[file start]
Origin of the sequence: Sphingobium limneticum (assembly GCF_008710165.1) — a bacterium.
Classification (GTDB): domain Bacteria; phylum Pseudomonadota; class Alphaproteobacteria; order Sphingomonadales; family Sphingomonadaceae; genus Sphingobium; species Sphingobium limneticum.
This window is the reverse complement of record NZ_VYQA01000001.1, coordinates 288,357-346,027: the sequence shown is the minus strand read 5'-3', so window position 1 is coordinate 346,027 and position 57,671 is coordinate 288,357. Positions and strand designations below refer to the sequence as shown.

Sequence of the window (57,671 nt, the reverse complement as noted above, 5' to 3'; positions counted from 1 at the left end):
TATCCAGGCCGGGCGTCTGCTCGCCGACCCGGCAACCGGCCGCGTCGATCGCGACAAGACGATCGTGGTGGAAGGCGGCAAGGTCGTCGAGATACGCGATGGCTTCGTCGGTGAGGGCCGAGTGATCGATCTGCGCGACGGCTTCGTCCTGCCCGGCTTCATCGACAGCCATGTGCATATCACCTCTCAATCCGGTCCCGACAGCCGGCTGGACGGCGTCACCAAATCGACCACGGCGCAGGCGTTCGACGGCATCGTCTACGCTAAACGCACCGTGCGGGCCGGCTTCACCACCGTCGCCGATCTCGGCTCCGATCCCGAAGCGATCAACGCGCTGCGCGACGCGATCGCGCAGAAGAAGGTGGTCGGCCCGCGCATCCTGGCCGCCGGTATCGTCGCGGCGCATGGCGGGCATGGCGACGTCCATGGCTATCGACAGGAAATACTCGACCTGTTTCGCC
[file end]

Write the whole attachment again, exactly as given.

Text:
Origin of the sequence: Sphingobium limneticum (assembly GCF_008710165.1) — a bacterium.
Classification (GTDB): domain Bacteria; phylum Pseudomonadota; class Alphaproteobacteria; order Sphingomonadales; family Sphingomonadaceae; genus Sphingobium; species Sphingobium limneticum.
This window is the reverse complement of record NZ_VYQA01000001.1, coordinates 288,357-346,027: the sequence shown is the minus strand read 5'-3', so window position 1 is coordinate 346,027 and position 57,671 is coordinate 288,357. Positions and strand designations below refer to the sequence as shown.

Sequence of the window (57,671 nt, the reverse complement as noted above, 5' to 3'; positions counted from 1 at the left end):
TATCCAGGCCGGGCGTCTGCTCGCCGACCCGGCAACCGGCCGCGTCGATCGCGACAAGACGATCGTGGTGGAAGGCGGCAAGGTCGTCGAGATACGCGATGGCTTCGTCGGTGAGGGCCGAGTGATCGATCTGCGCGACGGCTTCGTCCTGCCCGGCTTCATCGACAGCCATGTGCATATCACCTCTCAATCCGGTCCCGACAGCCGGCTGGACGGCGTCACCAAATCGACCACGGCGCAGGCGTTCGACGGCATCGTCTACGCTAAACGCACCGTGCGGGCCGGCTTCACCACCGTCGCCGATCTCGGCTCCGATCCCGAAGCGATCAACGCGCTGCGCGACGCGATCGCGCAGAAGAAGGTGGTCGGCCCGCGCATCCTGGCCGCCGGTATCGTCGCGGCGCATGGCGGGCATGGCGACGTCCATGGCTATCGACAGGAAATACTCGACCTGTTTCGCC